The weather is turning here, and you can feel summer is just around the corner!
With the warmer weather and longer days comes the desire for most of us to get out into the garden and make something of our time off, but what will you choose to do?
While relaxing in the garden is a perfectly acceptable pastime, you could spend time learning a new skill like growing vegetables, herbs, and fruits, ready for use in your kitchen throughout the rest of the year!
Get Into Raised Beds
If you’re convinced that being a kitchen gardener is on your to-do list, then you need to begin thinking about raised beds for your garden.
Raised beds not only look nice and neat, but they’re an effective form of planting that is well suited to most vegetables too.
Raised beds will also help you to plan out your crop rotation cycle properly to ensure that the soil recovers properly every year and that your next year’s plants grow back stronger and healthier than this year’s plants.
It’s not all about the veg in the beds, though; you can grow most herbs in pots and troughs, making them the perfect lining material for garden decoration.
Top tip: always plant mint in a pot; don’t plant mint directly in the ground as it will take over everything.
Pest-Proof Your Garden
Vegetable gardens do attract quite a few pests, and there may not be a huge amount you can do about it in truth.
You can deter rats and mice by using specific fencing, keeping all food sources under rat-proof lock and key. Also making sure you keep your compost bin well away from the house.
But if you really want to make your garden a pest-free zone, you’ll need to speak with professional pest control services to find out what you can do in your specific situation.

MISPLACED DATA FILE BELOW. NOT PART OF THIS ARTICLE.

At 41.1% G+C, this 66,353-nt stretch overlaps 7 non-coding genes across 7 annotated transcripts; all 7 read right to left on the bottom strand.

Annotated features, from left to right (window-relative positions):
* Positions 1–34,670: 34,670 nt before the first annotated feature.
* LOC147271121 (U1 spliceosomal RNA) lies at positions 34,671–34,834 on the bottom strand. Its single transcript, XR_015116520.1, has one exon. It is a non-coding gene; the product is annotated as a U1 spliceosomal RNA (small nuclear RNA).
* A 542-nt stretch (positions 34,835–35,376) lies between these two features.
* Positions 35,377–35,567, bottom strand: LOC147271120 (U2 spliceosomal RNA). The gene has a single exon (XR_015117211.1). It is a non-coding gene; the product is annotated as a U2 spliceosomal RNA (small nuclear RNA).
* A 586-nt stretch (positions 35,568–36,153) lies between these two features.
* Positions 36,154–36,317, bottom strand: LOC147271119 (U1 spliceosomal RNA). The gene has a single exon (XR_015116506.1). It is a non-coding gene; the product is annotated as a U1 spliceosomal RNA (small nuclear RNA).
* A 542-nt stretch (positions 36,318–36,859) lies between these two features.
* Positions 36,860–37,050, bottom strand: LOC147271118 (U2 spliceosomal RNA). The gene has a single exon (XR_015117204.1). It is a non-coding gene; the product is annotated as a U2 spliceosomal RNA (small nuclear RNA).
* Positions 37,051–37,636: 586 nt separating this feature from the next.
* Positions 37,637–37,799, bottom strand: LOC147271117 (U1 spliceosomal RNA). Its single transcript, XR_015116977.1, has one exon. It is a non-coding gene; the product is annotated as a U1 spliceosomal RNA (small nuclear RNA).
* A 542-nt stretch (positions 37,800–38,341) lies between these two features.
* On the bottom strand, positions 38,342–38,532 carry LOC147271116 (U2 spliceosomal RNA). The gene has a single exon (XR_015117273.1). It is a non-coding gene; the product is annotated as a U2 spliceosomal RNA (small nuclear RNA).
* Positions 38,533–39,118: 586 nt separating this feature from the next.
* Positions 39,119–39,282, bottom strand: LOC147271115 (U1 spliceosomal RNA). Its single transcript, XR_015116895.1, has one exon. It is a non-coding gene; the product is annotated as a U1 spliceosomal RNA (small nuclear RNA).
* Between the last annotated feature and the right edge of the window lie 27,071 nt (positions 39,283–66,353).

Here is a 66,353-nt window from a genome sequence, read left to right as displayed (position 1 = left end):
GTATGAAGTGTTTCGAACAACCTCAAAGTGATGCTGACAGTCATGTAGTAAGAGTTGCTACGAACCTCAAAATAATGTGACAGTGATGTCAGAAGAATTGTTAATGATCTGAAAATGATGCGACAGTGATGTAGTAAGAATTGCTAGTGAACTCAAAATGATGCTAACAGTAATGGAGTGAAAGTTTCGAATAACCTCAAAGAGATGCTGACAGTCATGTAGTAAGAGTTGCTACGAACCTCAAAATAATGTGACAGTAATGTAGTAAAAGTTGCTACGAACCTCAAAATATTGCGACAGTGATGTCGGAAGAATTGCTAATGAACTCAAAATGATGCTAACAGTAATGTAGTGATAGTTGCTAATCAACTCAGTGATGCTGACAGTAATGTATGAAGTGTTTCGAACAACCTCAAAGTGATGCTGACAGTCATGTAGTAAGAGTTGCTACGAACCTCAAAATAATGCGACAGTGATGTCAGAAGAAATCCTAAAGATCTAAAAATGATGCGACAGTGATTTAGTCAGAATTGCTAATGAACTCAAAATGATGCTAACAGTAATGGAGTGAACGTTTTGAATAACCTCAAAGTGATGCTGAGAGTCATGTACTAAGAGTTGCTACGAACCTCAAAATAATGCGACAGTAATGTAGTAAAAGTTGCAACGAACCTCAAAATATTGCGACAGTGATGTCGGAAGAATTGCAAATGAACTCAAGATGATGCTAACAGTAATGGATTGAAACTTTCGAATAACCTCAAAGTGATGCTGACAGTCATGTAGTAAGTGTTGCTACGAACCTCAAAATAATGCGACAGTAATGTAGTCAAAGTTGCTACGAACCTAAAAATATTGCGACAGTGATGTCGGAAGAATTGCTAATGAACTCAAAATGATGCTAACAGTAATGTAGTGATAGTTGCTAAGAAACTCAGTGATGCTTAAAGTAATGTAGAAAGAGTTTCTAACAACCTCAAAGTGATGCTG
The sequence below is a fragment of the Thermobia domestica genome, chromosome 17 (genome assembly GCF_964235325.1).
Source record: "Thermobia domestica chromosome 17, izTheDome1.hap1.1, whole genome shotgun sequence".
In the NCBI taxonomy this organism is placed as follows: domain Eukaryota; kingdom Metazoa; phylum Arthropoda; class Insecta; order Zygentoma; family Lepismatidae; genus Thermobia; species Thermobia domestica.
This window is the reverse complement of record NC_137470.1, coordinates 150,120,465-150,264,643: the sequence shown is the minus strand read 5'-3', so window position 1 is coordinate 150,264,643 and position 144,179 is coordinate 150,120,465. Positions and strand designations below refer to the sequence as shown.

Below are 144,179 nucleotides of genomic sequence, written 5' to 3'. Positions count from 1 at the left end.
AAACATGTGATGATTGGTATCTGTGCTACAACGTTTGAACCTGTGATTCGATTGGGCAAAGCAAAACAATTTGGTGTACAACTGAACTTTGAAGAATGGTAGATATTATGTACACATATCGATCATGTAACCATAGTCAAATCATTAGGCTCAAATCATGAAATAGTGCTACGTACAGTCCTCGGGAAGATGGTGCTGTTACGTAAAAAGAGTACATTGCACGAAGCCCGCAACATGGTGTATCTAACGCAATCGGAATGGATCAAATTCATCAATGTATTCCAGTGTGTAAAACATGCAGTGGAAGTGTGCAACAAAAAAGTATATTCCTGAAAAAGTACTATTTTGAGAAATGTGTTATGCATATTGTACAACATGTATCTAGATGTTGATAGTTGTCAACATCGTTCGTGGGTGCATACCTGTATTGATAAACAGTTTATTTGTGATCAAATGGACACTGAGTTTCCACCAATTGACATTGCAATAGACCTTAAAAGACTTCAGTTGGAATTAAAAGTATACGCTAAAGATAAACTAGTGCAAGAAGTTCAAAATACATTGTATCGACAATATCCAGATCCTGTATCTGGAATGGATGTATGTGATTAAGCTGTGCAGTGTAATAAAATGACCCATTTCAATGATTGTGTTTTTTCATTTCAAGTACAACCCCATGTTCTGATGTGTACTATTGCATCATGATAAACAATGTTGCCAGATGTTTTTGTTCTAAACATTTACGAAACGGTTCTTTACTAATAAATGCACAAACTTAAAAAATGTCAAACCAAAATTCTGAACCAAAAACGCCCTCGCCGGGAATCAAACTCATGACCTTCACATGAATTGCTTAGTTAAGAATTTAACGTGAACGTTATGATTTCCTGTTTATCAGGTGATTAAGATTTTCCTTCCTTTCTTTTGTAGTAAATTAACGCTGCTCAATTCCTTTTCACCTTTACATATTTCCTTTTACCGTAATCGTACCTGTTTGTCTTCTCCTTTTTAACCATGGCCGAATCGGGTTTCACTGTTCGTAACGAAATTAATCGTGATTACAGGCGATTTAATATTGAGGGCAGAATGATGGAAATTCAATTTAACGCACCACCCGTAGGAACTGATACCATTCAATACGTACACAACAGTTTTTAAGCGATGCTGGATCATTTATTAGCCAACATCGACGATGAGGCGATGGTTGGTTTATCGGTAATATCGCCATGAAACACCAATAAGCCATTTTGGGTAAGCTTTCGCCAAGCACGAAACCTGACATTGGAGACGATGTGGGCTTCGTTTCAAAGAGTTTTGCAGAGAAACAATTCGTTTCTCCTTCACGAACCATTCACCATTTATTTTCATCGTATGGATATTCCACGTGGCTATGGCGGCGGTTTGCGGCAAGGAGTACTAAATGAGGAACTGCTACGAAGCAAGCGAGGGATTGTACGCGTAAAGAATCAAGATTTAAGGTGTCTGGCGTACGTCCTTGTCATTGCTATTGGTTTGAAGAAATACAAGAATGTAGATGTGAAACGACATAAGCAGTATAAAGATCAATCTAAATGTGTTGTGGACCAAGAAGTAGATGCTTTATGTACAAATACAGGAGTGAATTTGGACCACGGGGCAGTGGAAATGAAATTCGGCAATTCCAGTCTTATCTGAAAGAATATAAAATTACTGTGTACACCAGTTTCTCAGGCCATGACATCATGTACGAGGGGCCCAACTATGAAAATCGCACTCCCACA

Choose Your Seeds Wisely
Seed selection is a vegetable gardener’s delight! Every year gardeners across the country will sit down with a brew and pour over seed catalogues from their favourite sellers and growers.
Some seeds you can retain through the year ready for planting in the spring and summer, but only do this if the plant they came from was strong and healthy; never replant the seeds of a weak plant.
Invest In Irrigation
One area that newbie kitchen gardeners don’t give enough thought to is irrigation.
Sure, it’s nice to think that it will be relaxing standing there with a watering can every evening, but, in truth, this will get very old, very quickly if you have a large garden.
Fix up a hosepipe to your rainwater collection system and get your beds irrigated properly from day one.
Plan For Your Harvest
Last but not least, plan for what you’re going to do with your harvest.
Whether it’s blanching and freezing, drying, preserving, cooking, eating, or even selling it – what will you do with your abundance?